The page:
CORK City goalkeeper Mark McNulty has experienced a lot during his 20 years with the club.
He’s won League titles, FAI Cups, played in Europe, won promotion and also endured a relegation campaign. Although, McNulty won a league title in 2005 and a double in 2017 with City, it’s the 2016 FAI Cup winning team that the goalkeeper believes were among the best during his career with the club.
“I would probably think that the best City team I have played in is the 2016 team. With the 2005 team; I didn’t play many games. They were some unbelievable players in the 2005 team and if you could take a bit of both (2005 and 2016 team), you probably would.
“The 2017 was exceptional but when I think of the 2016 team, we had Kenny Browne, who was one of the best centre-halves that I have played with and he wasn’t part of the double-winning side. Greg Bolger was there. Healers [Colin Healy] was there.
"I just think the 2016 teams was nearly better than the 2017 team.
“I don’t know how we didn’t manage to win the league in 2016 when I think of it. It’s a strange one. When you look at 2017 team compare to 2016; Kenny Browne, Healers and Marky Sull (Mark O’Sullivan) had left, and would you think losing players of that quality would make the team weaker or stronger? I would say weaker, so that’s why I would say the 2016 team.”
McNulty has player with some of City’s greatest ever players such as former Republic of Ireland player Kevin Doyle, Sean Maguire, Dan Murray and Roy O’ Donovan but one player stands out above the rest for the 40-year-old.
“The one player I always remember, and I remember the first time I saw him because I didn’t know of him at the time, and I was thinking, ‘how good is this guy’. I remember myself and Phil Harrington sitting down after his first training session and talking about how good he was and it was John O’Flynn. I could not believe how good he was.
“He was unbelievable. Every time he took a strike; it was a goal. If someone took a shot and it dropped on the line, he would be there to toe-poke it in. He was flying fit at the time and everything he done went right and I just thought, he was unreal.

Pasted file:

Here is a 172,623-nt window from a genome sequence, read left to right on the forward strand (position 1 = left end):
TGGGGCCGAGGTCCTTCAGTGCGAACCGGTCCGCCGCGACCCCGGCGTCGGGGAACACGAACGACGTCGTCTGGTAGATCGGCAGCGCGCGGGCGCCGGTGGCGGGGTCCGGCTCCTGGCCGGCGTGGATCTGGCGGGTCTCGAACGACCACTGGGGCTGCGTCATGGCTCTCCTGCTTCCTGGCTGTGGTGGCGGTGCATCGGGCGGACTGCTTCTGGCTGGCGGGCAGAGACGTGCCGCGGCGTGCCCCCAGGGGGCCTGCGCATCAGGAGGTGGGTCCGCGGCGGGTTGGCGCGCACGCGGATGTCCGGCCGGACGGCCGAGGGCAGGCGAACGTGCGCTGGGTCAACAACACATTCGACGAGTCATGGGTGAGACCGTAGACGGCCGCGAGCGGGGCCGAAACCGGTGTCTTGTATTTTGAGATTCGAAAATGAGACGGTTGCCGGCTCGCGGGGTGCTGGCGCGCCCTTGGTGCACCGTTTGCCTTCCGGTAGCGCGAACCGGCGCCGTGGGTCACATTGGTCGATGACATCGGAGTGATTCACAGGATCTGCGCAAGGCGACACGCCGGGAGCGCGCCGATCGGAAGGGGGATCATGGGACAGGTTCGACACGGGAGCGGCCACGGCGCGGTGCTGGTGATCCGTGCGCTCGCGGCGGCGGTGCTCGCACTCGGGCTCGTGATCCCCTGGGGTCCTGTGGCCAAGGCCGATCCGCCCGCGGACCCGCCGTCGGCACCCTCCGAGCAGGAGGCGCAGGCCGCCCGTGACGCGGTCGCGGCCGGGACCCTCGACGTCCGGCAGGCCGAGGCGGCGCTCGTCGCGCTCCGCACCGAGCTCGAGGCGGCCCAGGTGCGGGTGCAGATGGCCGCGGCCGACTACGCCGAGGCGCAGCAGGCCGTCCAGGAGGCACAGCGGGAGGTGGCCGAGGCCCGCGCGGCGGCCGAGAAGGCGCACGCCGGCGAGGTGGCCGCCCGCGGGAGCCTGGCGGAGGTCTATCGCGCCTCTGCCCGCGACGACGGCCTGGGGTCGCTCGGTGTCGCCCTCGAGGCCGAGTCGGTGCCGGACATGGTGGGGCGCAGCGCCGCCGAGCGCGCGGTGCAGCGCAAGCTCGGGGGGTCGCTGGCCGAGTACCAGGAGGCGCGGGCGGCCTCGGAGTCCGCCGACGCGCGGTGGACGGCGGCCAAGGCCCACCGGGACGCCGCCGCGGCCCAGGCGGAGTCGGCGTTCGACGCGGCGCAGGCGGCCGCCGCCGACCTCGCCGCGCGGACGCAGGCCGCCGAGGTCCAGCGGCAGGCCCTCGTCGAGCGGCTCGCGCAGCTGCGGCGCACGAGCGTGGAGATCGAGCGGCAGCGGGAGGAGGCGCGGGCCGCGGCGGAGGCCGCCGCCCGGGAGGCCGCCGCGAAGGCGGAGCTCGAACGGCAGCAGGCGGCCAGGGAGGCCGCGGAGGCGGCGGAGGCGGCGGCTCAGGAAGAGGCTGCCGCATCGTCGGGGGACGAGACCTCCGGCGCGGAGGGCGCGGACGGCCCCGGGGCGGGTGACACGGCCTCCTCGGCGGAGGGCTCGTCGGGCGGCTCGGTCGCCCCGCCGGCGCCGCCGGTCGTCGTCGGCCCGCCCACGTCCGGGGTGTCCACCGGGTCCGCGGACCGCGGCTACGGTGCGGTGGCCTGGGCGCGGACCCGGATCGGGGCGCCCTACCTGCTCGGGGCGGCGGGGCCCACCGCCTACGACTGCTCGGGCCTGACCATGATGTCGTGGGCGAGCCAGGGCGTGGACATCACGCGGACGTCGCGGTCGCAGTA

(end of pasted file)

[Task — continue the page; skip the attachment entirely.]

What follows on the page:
“There were others. Dave Mooney was a serious finisher. You could look at Healers and Dan Murray. Mooney was probably the best finisher. If you saw him in training; he would just go through the motions, then all of a sudden, he would get the ball and put it into the top corner. If he hit ten strikes in training; it was ten goals. Even on matchdays, he might not do much in the game but he would still score a hat-trick just like that. His finishing was frightening.”
As well as being part of the playing staff at City, McNulty is also the goalkeeping coach in the club. Apart from goalkeepers needing to be technically better than they were in the past, the City stopper has noticed another trend developing with keepers.
“I am doing my Goalkeeping A-Licence and we had a presentation about trends, that we had to look into in the Euro 2020 tournament. What I noticed, and I also was aware of it because it does annoy me is; set-pieces in the Premiership in England. You never see players in and around the keeper. Keepers always have about six yards of space.
"There’s no pressure on the keepers. In the Euros, it was like what we are used to in the League of Ireland, where the first thing you do with a set-piece is get fellas in on top of the keeper. They had fellas in on the keeper and balls were pumped in and top of them, and there were a lot of balls dropped. Keepers were punching a lot.
"There were a lot of mistakes made by keepers because they are not use to it. Is that a trend? I don’t know. Is it that it’s only certain keepers teams are targeting?
"I just noticed that balls in on top of keeper was huge in comparison to the Premiership. People should watch the Premiership the next time there is a corner and see are there players in around the keeper. More often than not, there won’t be.”